For the sake of clarity let me quickly distinguish between summary judgment procedure and undefended list procedure based on the submissions made by the Learned Counsel in mixing the two. Summary judgment procedure is applicable to all claims where the Claimant/Plaintiff believes that there is no defence against the action, while the undefended list procedure is strictly limited to claims for liquidated monetary claims or demands when the plaintiff believes there is no defence against the claim. See the National Industrial Court of Nigeria Law, Practice and Procedure by Offornze D. Amucheazi and Paul U. Abba page 168.
Note that summary Judgment procedure under Order 16 of the NICN Rules 2017 envisages a proper hearing of the application for summary Judgment on the claimant’s application or to permit the defendant to defend the suit on its merit. And the court in reaching its decision will look at the applicant’s written brief and the affidavit in support, And also the reply to the application by the defendant together with the affidavit in opposition and other processes filed by both parties. The spotlight is essentially focused on the defendant’s statement of defence to discover if any reasonable defence has been disclosed sufficient enough to require proceeding to trial. Thus, the burden of proof in a summary judgment procedure is not upturned on the defendant, but still rests on the claimant; the defendant only has an obligation to disclose a prima facie defence worthy of a trial.
In Federal Military Govt. vs. Sanni (1990) 7 SCNJ 159 the court held that, in determining whether a defendant has a good defence, it is not necessary at that stage for a judge to consider whether the defence has been established, because what is required is simply a look at the facts deposed to in the counter affidavit to determine whether they can afford the defendant a prima facie defence if believed or proved. In essence the defendant is not under any obligation to show a complete defence at this stage but is merely obliged to disclose triable issues or questions or other reasons necessitating a trial on the merits. See Okambah Ltd vs Sule (1990) 11 SCNJ pg 1.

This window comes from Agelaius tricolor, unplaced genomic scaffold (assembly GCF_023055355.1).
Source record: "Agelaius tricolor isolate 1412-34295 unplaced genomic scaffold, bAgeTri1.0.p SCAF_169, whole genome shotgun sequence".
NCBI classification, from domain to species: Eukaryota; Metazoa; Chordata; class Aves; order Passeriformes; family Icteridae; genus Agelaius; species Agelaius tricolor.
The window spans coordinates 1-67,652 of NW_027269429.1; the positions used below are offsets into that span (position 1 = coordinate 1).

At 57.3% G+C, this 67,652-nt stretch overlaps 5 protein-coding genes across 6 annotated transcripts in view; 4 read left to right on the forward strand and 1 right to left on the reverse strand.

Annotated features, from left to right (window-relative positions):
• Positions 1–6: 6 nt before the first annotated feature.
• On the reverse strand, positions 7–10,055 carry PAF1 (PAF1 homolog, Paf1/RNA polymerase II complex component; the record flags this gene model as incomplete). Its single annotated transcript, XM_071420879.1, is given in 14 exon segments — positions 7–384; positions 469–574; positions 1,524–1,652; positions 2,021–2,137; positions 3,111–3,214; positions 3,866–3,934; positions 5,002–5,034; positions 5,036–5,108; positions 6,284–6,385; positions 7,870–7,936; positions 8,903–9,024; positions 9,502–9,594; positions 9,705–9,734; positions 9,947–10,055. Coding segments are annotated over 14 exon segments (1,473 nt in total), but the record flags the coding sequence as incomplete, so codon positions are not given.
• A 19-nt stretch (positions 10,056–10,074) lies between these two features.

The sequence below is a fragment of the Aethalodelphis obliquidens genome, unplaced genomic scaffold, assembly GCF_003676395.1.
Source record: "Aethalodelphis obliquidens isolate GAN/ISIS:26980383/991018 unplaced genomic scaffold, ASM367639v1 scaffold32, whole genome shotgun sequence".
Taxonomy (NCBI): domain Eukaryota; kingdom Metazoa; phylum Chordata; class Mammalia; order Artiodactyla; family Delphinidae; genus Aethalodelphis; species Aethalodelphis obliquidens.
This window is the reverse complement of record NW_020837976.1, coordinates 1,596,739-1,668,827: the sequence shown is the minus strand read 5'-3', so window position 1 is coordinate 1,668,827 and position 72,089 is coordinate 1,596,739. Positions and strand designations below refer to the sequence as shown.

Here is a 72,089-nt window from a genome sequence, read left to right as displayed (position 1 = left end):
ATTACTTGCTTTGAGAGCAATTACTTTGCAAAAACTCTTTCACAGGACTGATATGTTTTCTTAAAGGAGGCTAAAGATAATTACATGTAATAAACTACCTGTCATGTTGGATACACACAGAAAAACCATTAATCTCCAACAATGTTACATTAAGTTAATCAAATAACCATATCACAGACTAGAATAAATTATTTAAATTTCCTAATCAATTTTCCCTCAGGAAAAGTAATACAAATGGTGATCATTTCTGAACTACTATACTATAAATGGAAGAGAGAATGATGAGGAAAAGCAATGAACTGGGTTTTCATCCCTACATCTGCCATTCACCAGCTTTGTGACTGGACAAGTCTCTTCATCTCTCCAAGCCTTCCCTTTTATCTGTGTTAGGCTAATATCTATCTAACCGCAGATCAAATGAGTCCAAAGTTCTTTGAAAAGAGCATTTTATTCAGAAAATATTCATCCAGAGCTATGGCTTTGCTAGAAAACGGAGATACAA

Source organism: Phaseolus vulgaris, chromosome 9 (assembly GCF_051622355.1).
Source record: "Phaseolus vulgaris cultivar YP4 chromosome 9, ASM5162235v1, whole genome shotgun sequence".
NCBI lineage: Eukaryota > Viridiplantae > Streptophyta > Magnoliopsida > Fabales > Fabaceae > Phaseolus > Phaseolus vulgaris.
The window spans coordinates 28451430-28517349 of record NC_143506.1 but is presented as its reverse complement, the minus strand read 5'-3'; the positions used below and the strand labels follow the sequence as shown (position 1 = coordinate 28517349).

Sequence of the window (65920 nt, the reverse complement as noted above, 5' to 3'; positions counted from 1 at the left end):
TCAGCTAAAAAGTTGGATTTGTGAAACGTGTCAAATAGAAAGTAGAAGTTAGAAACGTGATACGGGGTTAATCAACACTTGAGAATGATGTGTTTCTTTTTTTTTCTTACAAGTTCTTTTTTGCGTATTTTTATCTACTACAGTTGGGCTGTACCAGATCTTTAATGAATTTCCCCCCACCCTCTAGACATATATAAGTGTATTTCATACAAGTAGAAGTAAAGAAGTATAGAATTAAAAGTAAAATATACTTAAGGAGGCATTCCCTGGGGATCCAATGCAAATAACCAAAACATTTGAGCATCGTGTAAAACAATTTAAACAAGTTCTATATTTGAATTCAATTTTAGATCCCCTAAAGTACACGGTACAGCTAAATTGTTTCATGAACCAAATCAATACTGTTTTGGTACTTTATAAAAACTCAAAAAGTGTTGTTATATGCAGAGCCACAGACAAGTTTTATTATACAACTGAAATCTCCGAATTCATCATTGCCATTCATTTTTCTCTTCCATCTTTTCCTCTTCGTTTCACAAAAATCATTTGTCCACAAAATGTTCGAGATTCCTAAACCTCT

And where it appears to the court that the defendant has a good, triable or prima facie defence and ought to be permitted to defend the claims, the court shall grant the defendant leave to defend the action. See Order 16 Rule 5 (i) of the NICN Rules 2017. Where leave to defend the action is granted, the matter will proceed to trial as the court may direct. See Macaulay Vs. N.A.L Merchant Bank (1990) 4 NWLR (pt. 144) pg 283.Where it appears to the court that the defendant has no good defence to the claim, the court may there upon enter judgment for the claimant as per his/her reliefs in the application. See NBN Ltd vs. Savol West Africa Ltd. (1994) 3 NWLR (pt. 333) pg 435.
Having said all these, I have carefully analysed the averments contained in both the supporting and opposing affidavits together with the Statement of Defence and one can see that there are triable issues. The whole gamut of this case arose as a result of the act of the agreement entered between the University Lecturers and the Federal Government for the payment of certain allowances including Excess Workload Allowance in 2009. The Claimant avers that he has worked and earned the said Excess Workload Allowances. And that sometimes in 2017 the Federal Government agreed to pay the backlog of the Excess Workload Allowance to the University Lecturers and was computed and submitted which was paid in 2019 but the Defendant refused to pay same to the Claimant.
In their defence, the Defendant averred that the said Excess Workload Allowance which was paid is only meant for Lecturers who are members of ASUU of which the Claimant is not one of them, hence the Claimant is not entitled to same.
Therefore, its my ardent belief that the averments contained in the Counter Affidavit filed by the Defendant together with Exhibits A – G are weighty enough to cause this court to inquire through trial the eligibility of the Claimant to be entitled to the claim. The Defendant’s defence has really shown that there is an issue or question to be resolved by this Honourable court before granting the prayers of the Claimant.
In view of all reasons I canvassed ab-initio I felt that the Defendant was able to establish a prima facie defence which made this court to feel that there are triable issues. The application for Summary Judgment is hereby refused. Leave is hereby granted to the Defendant to defend this action. I ordered that this matter be placed on the general cause list, and parties shall file and exchange pleadings.
Ruling is hereby entered accordingly.
HON. JUSTICE BASHAR A. ALKALI
NATIONAL INDUSTRIAL COURT OF NIGERIA